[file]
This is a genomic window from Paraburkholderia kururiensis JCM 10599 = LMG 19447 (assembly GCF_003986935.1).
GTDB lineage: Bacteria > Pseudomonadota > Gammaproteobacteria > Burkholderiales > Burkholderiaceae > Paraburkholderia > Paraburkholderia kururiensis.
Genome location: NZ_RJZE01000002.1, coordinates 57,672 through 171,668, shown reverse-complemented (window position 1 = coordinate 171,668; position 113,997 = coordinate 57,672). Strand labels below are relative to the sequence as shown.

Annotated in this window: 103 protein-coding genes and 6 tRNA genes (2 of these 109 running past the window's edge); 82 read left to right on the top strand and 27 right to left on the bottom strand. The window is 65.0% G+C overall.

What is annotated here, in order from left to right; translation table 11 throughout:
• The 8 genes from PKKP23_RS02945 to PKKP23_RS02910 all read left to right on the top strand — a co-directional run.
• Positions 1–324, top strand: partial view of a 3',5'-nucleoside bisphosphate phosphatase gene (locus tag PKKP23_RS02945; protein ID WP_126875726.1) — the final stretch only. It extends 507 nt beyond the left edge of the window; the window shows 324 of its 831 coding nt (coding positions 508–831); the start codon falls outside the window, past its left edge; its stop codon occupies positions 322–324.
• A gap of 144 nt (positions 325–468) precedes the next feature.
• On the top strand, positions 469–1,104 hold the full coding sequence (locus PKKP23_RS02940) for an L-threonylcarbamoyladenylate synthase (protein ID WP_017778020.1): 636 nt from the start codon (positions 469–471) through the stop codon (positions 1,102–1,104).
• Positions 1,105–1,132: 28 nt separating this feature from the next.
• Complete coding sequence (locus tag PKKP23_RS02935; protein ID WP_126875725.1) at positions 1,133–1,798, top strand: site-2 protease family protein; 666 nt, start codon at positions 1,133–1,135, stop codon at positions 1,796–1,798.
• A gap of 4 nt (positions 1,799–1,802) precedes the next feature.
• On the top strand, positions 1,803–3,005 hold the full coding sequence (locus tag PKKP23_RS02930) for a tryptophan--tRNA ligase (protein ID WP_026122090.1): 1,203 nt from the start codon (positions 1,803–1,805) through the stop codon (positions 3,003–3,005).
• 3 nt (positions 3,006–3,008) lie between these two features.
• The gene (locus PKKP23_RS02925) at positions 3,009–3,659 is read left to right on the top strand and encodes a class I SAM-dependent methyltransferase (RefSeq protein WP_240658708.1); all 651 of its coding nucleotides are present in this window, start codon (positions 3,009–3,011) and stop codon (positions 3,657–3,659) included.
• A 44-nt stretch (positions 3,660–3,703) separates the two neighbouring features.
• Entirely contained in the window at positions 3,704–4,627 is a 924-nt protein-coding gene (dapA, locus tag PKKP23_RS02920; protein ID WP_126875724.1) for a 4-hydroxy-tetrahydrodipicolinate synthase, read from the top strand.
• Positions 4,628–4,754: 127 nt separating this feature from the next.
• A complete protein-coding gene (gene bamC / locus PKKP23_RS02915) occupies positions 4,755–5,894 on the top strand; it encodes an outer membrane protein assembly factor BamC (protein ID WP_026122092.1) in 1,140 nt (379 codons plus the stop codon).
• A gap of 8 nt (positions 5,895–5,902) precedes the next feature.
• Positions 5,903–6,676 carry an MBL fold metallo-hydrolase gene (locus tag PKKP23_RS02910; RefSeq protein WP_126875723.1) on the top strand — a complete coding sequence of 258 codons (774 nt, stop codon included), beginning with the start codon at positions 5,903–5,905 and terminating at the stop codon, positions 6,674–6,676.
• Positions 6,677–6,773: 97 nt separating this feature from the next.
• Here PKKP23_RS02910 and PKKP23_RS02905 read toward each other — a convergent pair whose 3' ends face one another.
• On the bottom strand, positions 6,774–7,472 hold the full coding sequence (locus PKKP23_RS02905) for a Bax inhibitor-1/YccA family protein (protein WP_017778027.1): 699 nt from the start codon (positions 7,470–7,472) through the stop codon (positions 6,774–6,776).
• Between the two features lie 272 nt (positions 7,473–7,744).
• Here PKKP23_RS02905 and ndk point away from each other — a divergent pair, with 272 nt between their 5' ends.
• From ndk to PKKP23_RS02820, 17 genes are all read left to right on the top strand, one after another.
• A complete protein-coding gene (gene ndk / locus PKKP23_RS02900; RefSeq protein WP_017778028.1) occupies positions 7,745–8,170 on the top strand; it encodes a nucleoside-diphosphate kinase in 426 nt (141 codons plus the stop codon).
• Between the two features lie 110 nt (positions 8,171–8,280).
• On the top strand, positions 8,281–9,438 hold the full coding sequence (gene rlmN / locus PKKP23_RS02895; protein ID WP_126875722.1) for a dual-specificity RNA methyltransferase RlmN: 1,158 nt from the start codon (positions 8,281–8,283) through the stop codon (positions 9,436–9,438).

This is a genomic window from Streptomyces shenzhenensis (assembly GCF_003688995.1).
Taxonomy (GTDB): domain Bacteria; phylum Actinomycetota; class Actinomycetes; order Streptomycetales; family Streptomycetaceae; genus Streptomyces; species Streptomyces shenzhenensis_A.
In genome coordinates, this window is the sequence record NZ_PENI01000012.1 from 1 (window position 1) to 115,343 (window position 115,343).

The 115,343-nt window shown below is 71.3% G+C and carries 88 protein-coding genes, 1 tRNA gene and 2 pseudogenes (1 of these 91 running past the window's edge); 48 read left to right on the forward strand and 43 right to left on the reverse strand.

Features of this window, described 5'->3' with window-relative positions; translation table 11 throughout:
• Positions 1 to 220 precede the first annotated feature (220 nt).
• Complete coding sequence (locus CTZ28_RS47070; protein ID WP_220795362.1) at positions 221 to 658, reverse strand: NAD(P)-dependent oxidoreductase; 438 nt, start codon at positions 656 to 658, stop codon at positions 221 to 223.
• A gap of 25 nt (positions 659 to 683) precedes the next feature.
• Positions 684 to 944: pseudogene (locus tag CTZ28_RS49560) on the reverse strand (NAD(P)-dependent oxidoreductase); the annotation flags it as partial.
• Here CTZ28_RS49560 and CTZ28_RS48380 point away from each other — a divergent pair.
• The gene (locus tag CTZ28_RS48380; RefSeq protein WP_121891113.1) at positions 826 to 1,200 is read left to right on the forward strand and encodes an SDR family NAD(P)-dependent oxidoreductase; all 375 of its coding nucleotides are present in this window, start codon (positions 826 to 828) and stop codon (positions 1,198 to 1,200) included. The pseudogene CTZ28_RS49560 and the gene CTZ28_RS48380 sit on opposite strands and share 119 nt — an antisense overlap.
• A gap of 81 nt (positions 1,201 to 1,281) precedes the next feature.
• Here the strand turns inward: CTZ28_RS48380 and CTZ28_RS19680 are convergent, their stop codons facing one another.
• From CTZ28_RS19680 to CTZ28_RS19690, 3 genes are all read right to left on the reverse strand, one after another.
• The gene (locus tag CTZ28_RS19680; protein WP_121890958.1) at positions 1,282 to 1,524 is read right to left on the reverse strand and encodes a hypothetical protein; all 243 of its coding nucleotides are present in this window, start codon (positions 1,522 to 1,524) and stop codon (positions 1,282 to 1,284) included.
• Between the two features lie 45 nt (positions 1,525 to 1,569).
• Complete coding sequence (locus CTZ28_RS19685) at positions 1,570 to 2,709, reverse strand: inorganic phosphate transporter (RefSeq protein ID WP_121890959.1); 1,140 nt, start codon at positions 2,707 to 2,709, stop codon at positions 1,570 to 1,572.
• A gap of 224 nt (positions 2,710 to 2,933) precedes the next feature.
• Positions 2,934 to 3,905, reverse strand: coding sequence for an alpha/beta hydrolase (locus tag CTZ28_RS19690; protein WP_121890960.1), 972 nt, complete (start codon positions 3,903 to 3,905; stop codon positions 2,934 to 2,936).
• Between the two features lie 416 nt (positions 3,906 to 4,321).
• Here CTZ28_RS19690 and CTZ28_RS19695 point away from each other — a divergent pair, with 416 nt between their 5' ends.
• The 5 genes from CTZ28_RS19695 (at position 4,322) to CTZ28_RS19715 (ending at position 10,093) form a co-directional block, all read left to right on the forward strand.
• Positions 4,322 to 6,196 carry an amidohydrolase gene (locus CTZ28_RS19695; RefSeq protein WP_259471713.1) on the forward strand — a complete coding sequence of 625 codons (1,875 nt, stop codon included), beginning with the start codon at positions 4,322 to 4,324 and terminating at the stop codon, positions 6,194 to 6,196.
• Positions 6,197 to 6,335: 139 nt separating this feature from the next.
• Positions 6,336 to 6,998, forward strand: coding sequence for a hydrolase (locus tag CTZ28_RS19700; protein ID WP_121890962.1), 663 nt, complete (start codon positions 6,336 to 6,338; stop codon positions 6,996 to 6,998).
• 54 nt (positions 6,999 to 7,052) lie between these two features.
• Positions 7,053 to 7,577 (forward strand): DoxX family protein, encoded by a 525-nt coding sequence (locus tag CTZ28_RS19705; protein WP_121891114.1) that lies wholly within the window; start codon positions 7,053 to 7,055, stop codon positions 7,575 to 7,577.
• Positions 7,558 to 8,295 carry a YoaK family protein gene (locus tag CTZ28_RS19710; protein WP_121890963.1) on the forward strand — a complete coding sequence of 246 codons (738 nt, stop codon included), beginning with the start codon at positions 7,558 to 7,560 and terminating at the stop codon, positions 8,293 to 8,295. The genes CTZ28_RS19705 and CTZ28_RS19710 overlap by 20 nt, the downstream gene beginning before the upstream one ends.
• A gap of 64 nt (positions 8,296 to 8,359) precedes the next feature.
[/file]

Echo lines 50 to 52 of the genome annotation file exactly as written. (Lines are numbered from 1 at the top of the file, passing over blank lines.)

• Between the two features lie 416 nt (positions 3,906 to 4,321).
• Here CTZ28_RS19690 and CTZ28_RS19695 point away from each other — a divergent pair, with 416 nt between their 5' ends.
• The 5 genes from CTZ28_RS19695 (at position 4,322) to CTZ28_RS19715 (ending at position 10,093) form a co-directional block, all read left to right on the forward strand.